Navy's Triton Moves Forward Toward 2017 Deployment

140918-N-UZ648-008 NAVAL AIR STATION PATUXENT RIVER, Md. (Sept. 18, 2014) The MQ-4C Triton unmanned aircraft system completes its inaugural cross-country ferry flight at Naval Air Station Patuxent River, Md. Triton took off from the Northrop Grumman Palmdale, Calif. facility Sept. 17. (U.S. Navy photo by Erik Hildebrandt/Released)The U.S. Navy's newest and largest drone took another step last week towards its first operational deployment in 2017 after it completed a cross country flight to Patuxent River, Maryland, where engineers will complete more tests on the MQ-4C Triton.

Navy pilots flew the Triton at altitudes of 50,000 feet from Palmdale, California, along the U.S. southern border with Mexico and up the Atlantic Coast. The 3,290 nautical mile flight took 11 hours for the Triton to complete, Navy officials said.

Officials said the Triton will fly up to 2,000 hours before it's deployed operationally at sea. The Navy has grand plans for the Triton once it enters operational service.

"We brought Triton home to the center of research, development, test and evaluation for naval aviation," said Rear Adm. Mat Winter, who oversees the Program Executive Office for Unmanned Aviation and Strike Weapons (PEO (U&W)) at NAVAIR. "The testing performed here over the next few years is critical to delivering a capability that will provide our warfighter an unparalleled awareness of the maritime environment in locations across the globe."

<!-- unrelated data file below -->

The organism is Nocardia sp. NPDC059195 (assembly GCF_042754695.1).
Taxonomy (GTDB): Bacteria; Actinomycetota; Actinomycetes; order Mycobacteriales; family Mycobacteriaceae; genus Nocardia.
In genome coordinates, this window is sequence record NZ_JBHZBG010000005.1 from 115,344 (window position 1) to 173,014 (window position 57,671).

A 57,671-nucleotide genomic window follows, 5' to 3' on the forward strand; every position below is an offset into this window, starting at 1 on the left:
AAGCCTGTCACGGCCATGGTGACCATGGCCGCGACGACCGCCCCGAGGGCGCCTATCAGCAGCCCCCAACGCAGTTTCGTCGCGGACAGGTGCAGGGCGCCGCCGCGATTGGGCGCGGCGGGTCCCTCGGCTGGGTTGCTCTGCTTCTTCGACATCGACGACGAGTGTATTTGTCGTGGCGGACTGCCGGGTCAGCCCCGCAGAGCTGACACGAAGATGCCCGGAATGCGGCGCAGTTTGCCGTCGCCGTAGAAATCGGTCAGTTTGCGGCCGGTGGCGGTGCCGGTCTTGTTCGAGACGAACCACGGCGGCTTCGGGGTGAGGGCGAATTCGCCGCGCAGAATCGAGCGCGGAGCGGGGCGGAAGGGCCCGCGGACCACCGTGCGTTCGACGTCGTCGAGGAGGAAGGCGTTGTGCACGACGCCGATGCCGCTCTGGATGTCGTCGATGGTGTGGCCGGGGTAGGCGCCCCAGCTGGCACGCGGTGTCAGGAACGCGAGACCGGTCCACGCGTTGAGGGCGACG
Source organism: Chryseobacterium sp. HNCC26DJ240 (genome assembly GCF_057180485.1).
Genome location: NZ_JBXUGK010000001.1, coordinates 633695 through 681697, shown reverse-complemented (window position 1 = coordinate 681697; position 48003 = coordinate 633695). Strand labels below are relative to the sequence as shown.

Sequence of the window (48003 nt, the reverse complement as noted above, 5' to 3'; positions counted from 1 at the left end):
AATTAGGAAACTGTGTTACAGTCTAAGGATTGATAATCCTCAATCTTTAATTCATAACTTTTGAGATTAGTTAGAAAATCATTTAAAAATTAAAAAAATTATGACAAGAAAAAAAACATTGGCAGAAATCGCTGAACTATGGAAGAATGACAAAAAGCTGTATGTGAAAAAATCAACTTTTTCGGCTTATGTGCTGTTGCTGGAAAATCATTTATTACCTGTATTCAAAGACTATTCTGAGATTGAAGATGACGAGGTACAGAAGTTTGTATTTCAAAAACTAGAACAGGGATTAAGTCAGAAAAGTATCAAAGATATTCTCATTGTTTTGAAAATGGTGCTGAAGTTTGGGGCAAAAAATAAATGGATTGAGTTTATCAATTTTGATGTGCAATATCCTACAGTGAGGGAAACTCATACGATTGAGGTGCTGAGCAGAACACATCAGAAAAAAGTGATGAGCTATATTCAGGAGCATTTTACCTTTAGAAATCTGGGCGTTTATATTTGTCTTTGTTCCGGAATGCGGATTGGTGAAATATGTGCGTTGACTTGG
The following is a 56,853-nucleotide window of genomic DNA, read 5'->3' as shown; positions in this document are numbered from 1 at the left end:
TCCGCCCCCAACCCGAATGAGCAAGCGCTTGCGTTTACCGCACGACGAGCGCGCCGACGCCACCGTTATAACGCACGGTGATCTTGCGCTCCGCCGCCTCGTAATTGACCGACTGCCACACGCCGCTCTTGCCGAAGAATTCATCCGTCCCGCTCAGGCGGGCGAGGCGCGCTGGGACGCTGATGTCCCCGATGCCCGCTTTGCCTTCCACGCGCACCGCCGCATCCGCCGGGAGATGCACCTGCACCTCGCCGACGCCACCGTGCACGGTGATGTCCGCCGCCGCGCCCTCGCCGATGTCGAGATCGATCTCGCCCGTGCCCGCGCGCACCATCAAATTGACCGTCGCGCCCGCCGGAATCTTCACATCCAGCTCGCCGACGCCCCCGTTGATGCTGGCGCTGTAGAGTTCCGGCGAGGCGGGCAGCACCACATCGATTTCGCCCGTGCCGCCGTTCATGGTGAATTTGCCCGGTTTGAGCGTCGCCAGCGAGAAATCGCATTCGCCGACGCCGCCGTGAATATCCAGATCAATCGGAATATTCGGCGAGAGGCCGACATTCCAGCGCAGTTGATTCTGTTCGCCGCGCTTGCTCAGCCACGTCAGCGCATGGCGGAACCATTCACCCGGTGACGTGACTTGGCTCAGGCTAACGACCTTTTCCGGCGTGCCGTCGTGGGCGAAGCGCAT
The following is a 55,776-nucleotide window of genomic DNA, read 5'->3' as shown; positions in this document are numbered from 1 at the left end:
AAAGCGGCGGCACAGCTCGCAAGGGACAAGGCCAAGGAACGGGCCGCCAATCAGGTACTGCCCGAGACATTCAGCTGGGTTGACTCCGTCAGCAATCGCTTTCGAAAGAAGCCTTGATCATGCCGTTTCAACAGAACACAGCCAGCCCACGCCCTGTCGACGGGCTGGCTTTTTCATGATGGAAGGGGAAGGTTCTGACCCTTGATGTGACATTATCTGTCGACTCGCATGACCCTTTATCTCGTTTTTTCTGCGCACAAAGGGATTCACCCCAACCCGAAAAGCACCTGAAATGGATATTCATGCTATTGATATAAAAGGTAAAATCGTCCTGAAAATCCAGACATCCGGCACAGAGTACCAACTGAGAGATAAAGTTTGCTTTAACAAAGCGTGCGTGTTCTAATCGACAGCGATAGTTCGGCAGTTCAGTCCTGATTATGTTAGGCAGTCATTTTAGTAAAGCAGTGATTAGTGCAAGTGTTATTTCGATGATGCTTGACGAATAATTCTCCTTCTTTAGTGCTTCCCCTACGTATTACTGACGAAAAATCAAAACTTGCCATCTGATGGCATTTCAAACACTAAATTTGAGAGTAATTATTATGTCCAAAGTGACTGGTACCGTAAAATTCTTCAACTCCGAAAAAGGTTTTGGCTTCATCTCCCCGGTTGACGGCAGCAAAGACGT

The aircraft, which boasts a 130-foot wingspan and can reach altitudes of 60,000 feet, is engineered as a long-endurance surveillance platform, meaning it can stay in the air as long at 30 hours on a single mission.

Navy admirals plan to use the Triton to offer better situational awareness across the large swaths of ocean the Navy's fleets cover. Triton will feature advanced radars that will help carrier strike groups identify enemy threats.

The Triton’s next-generation radar, called the Multi-Function Active Sensor (MFAS), is a 360-degree radar capability optimized to provide the identification of surface ships over vast areas covering thousands of miles..

Its sensors also include a high-definition, Electro-Optical/Infra-Red camera and a communications relay device so that it can function as a line-of-sight “node” connecting Naval forces dispersed over a large area.

Below is a video of the Triton landing at Naval Air Station Patuxent River followed by an interview with Winter.

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